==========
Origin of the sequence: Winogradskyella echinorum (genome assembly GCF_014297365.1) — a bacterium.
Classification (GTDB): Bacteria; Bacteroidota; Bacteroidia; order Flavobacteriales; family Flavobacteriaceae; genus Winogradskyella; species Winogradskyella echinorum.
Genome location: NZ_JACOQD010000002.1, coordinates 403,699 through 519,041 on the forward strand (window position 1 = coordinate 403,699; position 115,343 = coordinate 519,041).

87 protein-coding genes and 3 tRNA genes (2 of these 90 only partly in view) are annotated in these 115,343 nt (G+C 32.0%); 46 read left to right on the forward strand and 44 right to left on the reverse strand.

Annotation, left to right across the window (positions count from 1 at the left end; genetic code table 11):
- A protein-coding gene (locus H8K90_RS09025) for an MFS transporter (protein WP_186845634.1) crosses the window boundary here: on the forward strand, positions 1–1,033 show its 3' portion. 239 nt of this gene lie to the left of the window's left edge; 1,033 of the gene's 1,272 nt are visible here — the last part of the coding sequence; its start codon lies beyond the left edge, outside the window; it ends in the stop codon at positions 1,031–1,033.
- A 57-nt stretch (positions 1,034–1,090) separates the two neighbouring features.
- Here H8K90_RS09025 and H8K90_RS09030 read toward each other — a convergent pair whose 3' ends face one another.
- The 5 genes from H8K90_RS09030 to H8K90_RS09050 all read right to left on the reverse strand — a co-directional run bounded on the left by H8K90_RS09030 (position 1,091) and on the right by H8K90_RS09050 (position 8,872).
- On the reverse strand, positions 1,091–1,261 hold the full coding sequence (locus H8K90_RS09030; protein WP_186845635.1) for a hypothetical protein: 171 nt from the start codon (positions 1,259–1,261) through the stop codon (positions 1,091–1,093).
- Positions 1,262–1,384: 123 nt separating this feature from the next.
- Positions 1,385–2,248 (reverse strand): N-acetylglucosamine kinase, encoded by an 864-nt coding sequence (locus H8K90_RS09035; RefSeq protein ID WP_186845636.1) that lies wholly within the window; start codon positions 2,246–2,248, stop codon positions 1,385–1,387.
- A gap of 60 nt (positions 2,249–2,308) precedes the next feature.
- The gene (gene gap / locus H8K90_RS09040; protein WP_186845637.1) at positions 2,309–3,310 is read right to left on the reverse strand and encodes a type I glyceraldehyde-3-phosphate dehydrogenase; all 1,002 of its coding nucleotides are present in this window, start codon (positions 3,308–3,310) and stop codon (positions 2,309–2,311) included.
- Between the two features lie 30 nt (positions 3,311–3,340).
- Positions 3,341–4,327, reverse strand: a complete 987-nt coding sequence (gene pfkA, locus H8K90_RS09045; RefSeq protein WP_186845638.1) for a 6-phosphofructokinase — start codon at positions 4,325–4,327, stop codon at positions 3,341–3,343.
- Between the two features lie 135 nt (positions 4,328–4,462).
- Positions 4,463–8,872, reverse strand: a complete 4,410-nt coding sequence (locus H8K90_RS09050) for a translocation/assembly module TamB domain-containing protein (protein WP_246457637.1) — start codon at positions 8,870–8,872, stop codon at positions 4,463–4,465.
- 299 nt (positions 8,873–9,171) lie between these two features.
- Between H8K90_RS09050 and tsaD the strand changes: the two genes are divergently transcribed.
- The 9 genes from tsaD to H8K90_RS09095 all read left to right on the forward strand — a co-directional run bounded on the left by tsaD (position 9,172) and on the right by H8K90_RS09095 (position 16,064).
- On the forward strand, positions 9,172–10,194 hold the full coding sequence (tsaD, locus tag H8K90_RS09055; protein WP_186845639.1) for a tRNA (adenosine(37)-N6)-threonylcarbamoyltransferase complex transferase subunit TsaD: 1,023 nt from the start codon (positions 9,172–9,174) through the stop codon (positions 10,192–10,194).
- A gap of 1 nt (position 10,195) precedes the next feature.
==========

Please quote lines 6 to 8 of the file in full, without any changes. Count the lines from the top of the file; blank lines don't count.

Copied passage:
- A protein-coding gene (locus H8K90_RS09025) for an MFS transporter (protein WP_186845634.1) crosses the window boundary here: on the forward strand, positions 1–1,033 show its 3' portion. 239 nt of this gene lie to the left of the window's left edge; 1,033 of the gene's 1,272 nt are visible here — the last part of the coding sequence; its start codon lies beyond the left edge, outside the window; it ends in the stop codon at positions 1,031–1,033.
- A 57-nt stretch (positions 1,034–1,090) separates the two neighbouring features.
- Here H8K90_RS09025 and H8K90_RS09030 read toward each other — a convergent pair whose 3' ends face one another.